1st Edition

Understanding Bridge Collapses

By Björn Åkesson Copyright 2008

    In a straightforward style, this book presents a detailed overview of 20 cases of famous and other highly interesting bridge collapses over the last two centuries. Every case is illustrated and described in detail and the failure analyses made are supported by well-known explanations and, in some cases, by new theories. The chronological order makes it easy to follow the gradual development in the use of different bridge types and the choice of construction material. The increase of knowledge and experience in the structural engineering discipline over the years is clearly observable, although every modern engineer will admit that both fatigue and buckling are very complex phenomena and that knowledge about them can increasingly profit from studying past bridge construction projects failures. Intended for consulting engineers (bridges, steel and metal structures) and for advanced-level and postgraduate students in structural and bridge engineering.

    1. Dee Bridge (1847)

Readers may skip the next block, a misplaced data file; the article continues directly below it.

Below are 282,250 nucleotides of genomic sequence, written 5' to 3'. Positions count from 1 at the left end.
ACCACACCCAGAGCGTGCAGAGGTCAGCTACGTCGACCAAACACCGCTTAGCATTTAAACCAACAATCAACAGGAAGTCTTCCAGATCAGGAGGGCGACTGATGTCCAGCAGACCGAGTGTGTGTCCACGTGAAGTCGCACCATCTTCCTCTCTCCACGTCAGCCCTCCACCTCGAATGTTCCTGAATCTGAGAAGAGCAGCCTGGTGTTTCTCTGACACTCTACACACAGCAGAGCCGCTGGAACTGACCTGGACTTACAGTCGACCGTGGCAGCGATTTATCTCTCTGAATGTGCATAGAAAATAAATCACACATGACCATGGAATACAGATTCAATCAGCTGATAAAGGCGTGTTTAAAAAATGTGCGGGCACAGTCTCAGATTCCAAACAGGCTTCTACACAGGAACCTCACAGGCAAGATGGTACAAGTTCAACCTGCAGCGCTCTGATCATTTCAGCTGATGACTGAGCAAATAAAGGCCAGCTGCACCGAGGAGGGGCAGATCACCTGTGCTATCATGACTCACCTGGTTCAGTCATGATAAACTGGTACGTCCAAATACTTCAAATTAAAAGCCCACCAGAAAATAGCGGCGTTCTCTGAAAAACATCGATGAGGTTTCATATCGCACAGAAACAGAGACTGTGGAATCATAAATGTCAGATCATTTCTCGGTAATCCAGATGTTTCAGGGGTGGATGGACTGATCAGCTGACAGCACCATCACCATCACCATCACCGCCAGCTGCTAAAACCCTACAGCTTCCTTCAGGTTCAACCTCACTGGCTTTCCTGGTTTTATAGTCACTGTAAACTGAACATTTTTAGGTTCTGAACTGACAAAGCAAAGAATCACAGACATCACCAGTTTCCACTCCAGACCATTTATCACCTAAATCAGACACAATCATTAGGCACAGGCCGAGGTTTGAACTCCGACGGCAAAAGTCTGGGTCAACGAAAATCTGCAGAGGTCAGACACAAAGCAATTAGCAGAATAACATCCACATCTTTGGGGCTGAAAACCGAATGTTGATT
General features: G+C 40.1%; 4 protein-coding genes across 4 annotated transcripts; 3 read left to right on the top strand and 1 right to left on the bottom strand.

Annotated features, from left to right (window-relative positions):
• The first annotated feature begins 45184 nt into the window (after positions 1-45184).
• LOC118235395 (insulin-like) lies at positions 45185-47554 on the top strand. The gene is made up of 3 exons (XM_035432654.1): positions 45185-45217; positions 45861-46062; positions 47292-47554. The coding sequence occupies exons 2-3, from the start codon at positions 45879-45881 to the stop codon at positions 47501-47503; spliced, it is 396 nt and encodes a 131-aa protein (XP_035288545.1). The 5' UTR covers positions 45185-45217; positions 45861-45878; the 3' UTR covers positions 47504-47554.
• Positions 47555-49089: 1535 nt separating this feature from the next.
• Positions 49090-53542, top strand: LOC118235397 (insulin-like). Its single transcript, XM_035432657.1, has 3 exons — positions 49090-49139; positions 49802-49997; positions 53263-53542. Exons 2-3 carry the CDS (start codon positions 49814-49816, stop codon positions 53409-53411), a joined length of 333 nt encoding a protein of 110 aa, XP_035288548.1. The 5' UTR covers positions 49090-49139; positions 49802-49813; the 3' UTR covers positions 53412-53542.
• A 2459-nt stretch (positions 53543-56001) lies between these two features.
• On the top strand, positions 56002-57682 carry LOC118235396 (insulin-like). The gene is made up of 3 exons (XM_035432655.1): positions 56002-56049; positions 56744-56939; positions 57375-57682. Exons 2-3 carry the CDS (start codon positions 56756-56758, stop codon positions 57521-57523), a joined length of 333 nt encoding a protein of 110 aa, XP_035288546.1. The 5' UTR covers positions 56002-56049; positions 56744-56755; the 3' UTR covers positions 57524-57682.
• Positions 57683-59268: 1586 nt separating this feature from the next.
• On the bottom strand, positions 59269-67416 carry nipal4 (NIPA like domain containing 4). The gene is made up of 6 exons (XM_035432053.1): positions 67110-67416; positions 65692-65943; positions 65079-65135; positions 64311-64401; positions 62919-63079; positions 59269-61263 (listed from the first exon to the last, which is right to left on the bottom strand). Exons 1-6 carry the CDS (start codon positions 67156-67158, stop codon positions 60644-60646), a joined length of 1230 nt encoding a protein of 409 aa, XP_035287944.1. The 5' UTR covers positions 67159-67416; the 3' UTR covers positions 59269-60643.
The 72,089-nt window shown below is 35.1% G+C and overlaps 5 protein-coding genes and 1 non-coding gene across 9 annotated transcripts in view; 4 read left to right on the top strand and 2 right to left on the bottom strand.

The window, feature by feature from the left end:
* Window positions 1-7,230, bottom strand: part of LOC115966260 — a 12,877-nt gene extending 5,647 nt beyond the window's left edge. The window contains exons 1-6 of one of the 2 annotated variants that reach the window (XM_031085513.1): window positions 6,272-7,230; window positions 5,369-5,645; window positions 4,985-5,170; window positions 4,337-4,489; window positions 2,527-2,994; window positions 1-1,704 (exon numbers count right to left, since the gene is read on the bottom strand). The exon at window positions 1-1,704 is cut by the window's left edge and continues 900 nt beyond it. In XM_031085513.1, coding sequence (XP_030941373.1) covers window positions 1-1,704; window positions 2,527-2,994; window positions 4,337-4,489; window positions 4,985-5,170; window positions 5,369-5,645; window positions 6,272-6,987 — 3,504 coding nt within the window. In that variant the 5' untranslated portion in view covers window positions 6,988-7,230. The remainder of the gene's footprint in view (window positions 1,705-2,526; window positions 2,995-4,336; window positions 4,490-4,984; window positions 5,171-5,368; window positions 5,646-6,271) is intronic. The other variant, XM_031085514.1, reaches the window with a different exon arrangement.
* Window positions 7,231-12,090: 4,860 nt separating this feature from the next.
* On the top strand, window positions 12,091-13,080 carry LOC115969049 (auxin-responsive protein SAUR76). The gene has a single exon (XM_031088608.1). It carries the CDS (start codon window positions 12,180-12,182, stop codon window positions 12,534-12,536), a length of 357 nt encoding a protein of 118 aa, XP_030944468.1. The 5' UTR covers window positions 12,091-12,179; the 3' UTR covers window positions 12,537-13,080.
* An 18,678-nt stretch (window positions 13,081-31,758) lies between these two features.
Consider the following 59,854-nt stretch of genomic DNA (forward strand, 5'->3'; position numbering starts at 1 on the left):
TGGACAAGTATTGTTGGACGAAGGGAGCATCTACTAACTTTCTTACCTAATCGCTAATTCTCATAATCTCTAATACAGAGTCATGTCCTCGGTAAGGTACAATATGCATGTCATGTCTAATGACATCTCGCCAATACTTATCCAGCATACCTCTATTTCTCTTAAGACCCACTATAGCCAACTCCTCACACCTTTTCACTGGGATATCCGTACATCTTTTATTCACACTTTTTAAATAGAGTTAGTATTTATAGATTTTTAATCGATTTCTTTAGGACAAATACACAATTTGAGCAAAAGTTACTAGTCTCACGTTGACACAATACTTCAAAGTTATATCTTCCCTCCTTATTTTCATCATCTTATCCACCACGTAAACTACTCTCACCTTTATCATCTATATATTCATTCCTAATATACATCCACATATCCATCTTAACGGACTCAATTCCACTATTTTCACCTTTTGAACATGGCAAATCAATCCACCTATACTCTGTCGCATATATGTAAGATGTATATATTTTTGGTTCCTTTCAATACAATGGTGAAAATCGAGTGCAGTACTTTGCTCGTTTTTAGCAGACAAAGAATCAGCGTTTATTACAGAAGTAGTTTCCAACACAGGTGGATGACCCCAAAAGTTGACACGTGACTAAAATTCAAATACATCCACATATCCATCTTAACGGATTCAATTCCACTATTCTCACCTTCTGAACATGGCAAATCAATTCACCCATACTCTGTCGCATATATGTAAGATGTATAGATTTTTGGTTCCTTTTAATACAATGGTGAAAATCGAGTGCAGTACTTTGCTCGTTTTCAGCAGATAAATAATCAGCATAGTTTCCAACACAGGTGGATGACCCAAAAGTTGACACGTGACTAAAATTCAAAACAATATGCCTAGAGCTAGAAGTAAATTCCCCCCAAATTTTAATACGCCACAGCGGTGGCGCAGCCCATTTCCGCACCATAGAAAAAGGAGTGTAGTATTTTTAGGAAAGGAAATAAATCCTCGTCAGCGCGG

2. Ashtabula Bridge (1876)
    3. Tay Bridge (1879)
    4. Quebec Bridge (1907)
    5. Hasselt Bridge (1938)
    6. Sandö Bridge (1939)
    7. Tacoma Narrows Bridge (1940)
    8. Peace River Bridge (1957)
    9. Second Narrows Bridge (1958)
    10. Kings Bridge (1962)
    11. Point Pleasant Bridge (1967)
    12. Fourth Danube Bridge (1969)
    13. Britannia Bridge (1970)
    14. Cleddau Bridge (1970) 
    15. West Gate Bridge (1970)
    16. Rhine Bridge (1971)
    17. Zeulenroda Bridge (1973)
    18. Reichsbrücke (1976)
    19. Almö Bridge (1980)
    20. Sgt. Aubrey Cosens V.C. Memorial Bridge (2003)



    Björn Åkesson is a former lecturer at Chalmers University of Technology in Gothenburg, Sweden. Currently he is a consulting engineer and the author of several books focusing on the design and analysis of steel structures, especially bridges. He also published Plate Buckling in Bridges and Other Structures, a comprehensive account of local buckling in bridges (Taylor & Francis, 2007).

    ‘This is truly a magnificent book. (…) I found reading this book to be a joy, and in fact I don't recall ever having enjoyed reading a bridge engineering book more than this one. (…) it's mandatory reading for all practicing bridge engineers. (…) My only lament is that the book isn't five times longer!’Irfan A. Alvi Towson, MD USA